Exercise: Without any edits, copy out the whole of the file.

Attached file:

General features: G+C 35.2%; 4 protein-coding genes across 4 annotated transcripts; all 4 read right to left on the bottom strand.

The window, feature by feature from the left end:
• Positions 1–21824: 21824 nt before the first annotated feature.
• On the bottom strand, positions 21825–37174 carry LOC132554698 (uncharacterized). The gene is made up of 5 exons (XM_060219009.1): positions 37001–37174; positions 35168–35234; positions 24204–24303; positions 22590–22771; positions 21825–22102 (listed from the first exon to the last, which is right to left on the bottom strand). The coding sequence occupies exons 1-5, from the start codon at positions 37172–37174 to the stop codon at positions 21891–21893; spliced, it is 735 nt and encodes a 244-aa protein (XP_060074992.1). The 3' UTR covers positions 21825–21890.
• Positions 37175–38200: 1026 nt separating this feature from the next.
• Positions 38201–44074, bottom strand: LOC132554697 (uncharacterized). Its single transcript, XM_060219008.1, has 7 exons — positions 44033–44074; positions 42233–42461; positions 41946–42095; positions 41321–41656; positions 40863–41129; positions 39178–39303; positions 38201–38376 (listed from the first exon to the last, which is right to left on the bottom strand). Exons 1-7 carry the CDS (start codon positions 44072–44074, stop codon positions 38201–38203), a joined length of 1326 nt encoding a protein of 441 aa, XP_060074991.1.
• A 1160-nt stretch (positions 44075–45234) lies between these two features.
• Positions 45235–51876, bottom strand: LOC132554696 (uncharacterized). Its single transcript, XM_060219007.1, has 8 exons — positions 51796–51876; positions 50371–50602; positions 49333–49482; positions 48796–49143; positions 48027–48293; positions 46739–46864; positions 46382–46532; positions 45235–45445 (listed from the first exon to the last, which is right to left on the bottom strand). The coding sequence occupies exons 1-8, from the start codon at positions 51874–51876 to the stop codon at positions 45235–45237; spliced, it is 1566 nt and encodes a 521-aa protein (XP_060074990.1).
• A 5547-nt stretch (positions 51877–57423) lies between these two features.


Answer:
General features: G+C 35.2%; 4 protein-coding genes across 4 annotated transcripts; all 4 read right to left on the bottom strand.

The window, feature by feature from the left end:
• Positions 1–21824: 21824 nt before the first annotated feature.
• On the bottom strand, positions 21825–37174 carry LOC132554698 (uncharacterized). The gene is made up of 5 exons (XM_060219009.1): positions 37001–37174; positions 35168–35234; positions 24204–24303; positions 22590–22771; positions 21825–22102 (listed from the first exon to the last, which is right to left on the bottom strand). The coding sequence occupies exons 1-5, from the start codon at positions 37172–37174 to the stop codon at positions 21891–21893; spliced, it is 735 nt and encodes a 244-aa protein (XP_060074992.1). The 3' UTR covers positions 21825–21890.
• Positions 37175–38200: 1026 nt separating this feature from the next.
• Positions 38201–44074, bottom strand: LOC132554697 (uncharacterized). Its single transcript, XM_060219008.1, has 7 exons — positions 44033–44074; positions 42233–42461; positions 41946–42095; positions 41321–41656; positions 40863–41129; positions 39178–39303; positions 38201–38376 (listed from the first exon to the last, which is right to left on the bottom strand). Exons 1-7 carry the CDS (start codon positions 44072–44074, stop codon positions 38201–38203), a joined length of 1326 nt encoding a protein of 441 aa, XP_060074991.1.
• A 1160-nt stretch (positions 44075–45234) lies between these two features.
• Positions 45235–51876, bottom strand: LOC132554696 (uncharacterized). Its single transcript, XM_060219007.1, has 8 exons — positions 51796–51876; positions 50371–50602; positions 49333–49482; positions 48796–49143; positions 48027–48293; positions 46739–46864; positions 46382–46532; positions 45235–45445 (listed from the first exon to the last, which is right to left on the bottom strand). The coding sequence occupies exons 1-8, from the start codon at positions 51874–51876 to the stop codon at positions 45235–45237; spliced, it is 1566 nt and encodes a 521-aa protein (XP_060074990.1).
• A 5547-nt stretch (positions 51877–57423) lies between these two features.